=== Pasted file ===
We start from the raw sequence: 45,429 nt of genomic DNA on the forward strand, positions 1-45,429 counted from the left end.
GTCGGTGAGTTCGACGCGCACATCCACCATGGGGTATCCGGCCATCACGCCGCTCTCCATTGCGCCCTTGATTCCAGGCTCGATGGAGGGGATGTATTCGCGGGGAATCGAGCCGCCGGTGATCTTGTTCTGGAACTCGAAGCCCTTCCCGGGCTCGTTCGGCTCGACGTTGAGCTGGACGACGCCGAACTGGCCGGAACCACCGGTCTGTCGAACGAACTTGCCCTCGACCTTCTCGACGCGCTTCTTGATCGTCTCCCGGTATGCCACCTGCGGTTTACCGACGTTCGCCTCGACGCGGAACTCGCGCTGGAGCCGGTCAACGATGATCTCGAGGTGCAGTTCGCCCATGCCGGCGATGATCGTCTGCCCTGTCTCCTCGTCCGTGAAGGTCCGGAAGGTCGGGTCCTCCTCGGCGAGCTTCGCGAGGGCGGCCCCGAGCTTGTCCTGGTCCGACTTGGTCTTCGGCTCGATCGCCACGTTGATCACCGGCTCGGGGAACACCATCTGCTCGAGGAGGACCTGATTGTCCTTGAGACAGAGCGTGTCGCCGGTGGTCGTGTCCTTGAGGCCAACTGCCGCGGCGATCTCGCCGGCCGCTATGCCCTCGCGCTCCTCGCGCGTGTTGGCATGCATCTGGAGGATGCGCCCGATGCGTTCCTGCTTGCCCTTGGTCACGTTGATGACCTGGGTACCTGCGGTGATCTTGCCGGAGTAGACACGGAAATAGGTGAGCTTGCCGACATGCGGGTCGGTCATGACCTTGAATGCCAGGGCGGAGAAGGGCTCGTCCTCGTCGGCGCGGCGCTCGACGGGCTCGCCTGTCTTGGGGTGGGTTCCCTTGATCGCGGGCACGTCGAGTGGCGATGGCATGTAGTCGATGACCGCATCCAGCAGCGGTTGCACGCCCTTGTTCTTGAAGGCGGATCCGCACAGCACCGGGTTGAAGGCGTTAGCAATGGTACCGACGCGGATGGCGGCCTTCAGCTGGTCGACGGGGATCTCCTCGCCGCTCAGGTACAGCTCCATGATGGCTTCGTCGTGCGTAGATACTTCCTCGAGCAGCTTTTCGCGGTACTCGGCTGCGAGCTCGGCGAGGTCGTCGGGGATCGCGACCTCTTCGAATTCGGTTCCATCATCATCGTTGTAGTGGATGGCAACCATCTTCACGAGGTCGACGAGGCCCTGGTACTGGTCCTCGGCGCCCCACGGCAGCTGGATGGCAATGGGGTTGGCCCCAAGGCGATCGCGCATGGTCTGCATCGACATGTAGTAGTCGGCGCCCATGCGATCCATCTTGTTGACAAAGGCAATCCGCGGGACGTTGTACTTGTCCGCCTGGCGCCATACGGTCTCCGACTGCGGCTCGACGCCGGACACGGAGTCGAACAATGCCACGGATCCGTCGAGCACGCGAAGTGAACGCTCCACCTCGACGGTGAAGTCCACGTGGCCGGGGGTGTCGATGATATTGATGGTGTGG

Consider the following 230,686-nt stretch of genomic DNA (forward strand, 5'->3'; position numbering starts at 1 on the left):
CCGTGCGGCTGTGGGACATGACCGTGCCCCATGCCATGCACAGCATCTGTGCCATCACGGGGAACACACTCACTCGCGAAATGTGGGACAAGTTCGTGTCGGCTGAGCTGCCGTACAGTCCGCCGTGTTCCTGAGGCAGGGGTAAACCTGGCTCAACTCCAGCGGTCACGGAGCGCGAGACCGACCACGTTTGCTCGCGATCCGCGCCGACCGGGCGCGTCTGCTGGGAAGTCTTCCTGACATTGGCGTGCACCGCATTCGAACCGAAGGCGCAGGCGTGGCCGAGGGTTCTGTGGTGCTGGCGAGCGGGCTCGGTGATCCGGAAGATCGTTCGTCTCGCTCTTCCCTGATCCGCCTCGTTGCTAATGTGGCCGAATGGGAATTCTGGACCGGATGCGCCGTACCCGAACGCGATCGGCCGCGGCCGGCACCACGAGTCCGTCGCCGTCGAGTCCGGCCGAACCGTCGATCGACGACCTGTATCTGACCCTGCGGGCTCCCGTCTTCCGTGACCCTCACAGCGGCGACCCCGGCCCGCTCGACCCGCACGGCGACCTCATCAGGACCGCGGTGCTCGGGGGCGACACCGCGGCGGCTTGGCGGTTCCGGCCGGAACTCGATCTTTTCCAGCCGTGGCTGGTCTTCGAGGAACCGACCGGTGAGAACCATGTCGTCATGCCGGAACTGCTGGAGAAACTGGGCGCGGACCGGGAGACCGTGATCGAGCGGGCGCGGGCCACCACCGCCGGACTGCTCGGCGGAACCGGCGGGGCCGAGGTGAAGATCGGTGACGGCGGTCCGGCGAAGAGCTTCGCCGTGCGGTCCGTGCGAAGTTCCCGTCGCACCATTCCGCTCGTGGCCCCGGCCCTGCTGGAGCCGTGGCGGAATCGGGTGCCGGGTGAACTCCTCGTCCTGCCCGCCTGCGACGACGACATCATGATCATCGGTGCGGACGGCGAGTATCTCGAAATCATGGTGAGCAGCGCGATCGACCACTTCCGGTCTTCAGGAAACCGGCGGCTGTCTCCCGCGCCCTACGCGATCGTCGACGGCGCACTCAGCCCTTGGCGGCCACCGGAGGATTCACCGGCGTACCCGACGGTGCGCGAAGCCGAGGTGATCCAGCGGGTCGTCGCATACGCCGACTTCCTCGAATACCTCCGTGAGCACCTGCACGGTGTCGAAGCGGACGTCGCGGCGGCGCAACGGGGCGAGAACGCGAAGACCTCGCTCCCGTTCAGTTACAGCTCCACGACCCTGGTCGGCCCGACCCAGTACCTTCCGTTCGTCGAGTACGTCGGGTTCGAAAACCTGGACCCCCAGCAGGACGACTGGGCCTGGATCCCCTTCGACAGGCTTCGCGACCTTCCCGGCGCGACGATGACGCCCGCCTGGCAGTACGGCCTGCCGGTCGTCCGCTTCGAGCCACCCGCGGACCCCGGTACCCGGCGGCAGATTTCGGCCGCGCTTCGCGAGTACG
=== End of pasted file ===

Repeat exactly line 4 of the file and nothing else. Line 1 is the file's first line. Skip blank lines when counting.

CCGTGCGGCTGTGGGACATGACCGTGCCCCATGCCATGCACAGCATCTGTGCCATCACGGGGAACACACTCACTCGCGAAATGTGGGACAAGTTCGTGTCGGCTGAGCTGCCGTACAGTCCGCCGTGTTCCTGAGGCAGGGGTAAACCTGGCTCAACTCCAGCGGTCACGGAGCGCGAGACCGACCACGTTTGCTCGCGATCCGCGCCGACCGGGCGCGTCTGCTGGGAAGTCTTCCTGACATTGGCGTGCACCGCATTCGAACCGAAGGCGCAGGCGTGGCCGAGGGTTCTGTGGTGCTGGCGAGCGGGCTCGGTGATCCGGAAGATCGTTCGTCTCGCTCTTCCCTGATCCGCCTCGTTGCTAATGTGGCCGAATGGGAATTCTGGACCGGATGCGCCGTACCCGAACGCGATCGGCCGCGGCCGGCACCACGAGTCCGTCGCCGTCGAGTCCGGCCGAACCGTCGATCGACGACCTGTATCTGACCCTGCGGGCTCCCGTCTTCCGTGACCCTCACAGCGGCGACCCCGGCCCGCTCGACCCGCACGGCGACCTCATCAGGACCGCGGTGCTCGGGGGCGACACCGCGGCGGCTTGGCGGTTCCGGCCGGAACTCGATCTTTTCCAGCCGTGGCTGGTCTTCGAGGAACCGACCGGTGAGAACCATGTCGTCATGCCGGAACTGCTGGAGAAACTGGGCGCGGACCGGGAGACCGTGATCGAGCGGGCGCGGGCCACCACCGCCGGACTGCTCGGCGGAACCGGCGGGGCCGAGGTGAAGATCGGTGACGGCGGTCCGGCGAAGAGCTTCGCCGTGCGGTCCGTGCGAAGTTCCCGTCGCACCATTCCGCTCGTGGCCCCGGCCCTGCTGGAGCCGTGGCGGAATCGGGTGCCGGGTGAACTCCTCGTCCTGCCCGCCTGCGACGACGACATCATGATCATCGGTGCGGACGGCGAGTATCTCGAAATCATGGTGAGCAGCGCGATCGACCACTTCCGGTCTTCAGGAAACCGGCGGCTGTCTCCCGCGCCCTACGCGATCGTCGACGGCGCACTCAGCCCTTGGCGGCCACCGGAGGATTCACCGGCGTACCCGACGGTGCGCGAAGCCGAGGTGATCCAGCGGGTCGTCGCATACGCCGACTTCCTCGAATACCTCCGTGAGCACCTGCACGGTGTCGAAGCGGACGTCGCGGCGGCGCAACGGGGCGAGAACGCGAAGACCTCGCTCCCGTTCAGTTACAGCTCCACGACCCTGGTCGGCCCGACCCAGTACCTTCCGTTCGTCGAGTACGTCGGGTTCGAAAACCTGGACCCCCAGCAGGACGACTGGGCCTGGATCCCCTTCGACAGGCTTCGCGACCTTCCCGGCGCGACGATGACGCCCGCCTGGCAGTACGGCCTGCCGGTCGTCCGCTTCGAGCCACCCGCGGACCCCGGTACCCGGCGGCAGATTTCGGCCGCGCTTCGCGAGTACG